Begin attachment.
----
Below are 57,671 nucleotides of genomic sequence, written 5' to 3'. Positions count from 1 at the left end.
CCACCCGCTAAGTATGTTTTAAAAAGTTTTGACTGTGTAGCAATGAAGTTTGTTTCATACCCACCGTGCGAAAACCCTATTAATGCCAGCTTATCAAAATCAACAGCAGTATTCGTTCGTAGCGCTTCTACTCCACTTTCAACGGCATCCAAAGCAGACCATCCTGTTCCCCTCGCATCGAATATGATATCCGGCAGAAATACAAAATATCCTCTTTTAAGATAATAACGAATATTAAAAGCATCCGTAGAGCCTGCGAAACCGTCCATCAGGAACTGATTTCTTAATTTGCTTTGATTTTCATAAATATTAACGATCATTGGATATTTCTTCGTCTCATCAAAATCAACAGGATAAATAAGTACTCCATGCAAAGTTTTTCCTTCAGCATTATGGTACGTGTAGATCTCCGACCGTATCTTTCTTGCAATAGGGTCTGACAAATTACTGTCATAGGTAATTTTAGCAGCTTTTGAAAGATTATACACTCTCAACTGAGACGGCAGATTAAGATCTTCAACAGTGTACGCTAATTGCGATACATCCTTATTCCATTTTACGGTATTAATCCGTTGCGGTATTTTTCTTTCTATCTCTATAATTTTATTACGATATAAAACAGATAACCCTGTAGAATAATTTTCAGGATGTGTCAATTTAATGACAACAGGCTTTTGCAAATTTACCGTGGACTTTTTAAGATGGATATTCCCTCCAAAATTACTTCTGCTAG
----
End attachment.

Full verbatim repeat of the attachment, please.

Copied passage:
Below are 57,671 nucleotides of genomic sequence, written 5' to 3'. Positions count from 1 at the left end.
CCACCCGCTAAGTATGTTTTAAAAAGTTTTGACTGTGTAGCAATGAAGTTTGTTTCATACCCACCGTGCGAAAACCCTATTAATGCCAGCTTATCAAAATCAACAGCAGTATTCGTTCGTAGCGCTTCTACTCCACTTTCAACGGCATCCAAAGCAGACCATCCTGTTCCCCTCGCATCGAATATGATATCCGGCAGAAATACAAAATATCCTCTTTTAAGATAATAACGAATATTAAAAGCATCCGTAGAGCCTGCGAAACCGTCCATCAGGAACTGATTTCTTAATTTGCTTTGATTTTCATAAATATTAACGATCATTGGATATTTCTTCGTCTCATCAAAATCAACAGGATAAATAAGTACTCCATGCAAAGTTTTTCCTTCAGCATTATGGTACGTGTAGATCTCCGACCGTATCTTTCTTGCAATAGGGTCTGACAAATTACTGTCATAGGTAATTTTAGCAGCTTTTGAAAGATTATACACTCTCAACTGAGACGGCAGATTAAGATCTTCAACAGTGTACGCTAATTGCGATACATCCTTATTCCATTTTACGGTATTAATCCGTTGCGGTATTTTTCTTTCTATCTCTATAATTTTATTACGATATAAAACAGATAACCCTGTAGAATAATTTTCAGGATGTGTCAATTTAATGACAACAGGCTTTTGCAAATTTACCGTGGACTTTTTAAGATGGATATTCCCTCCAAAATTACTTCTGCTAG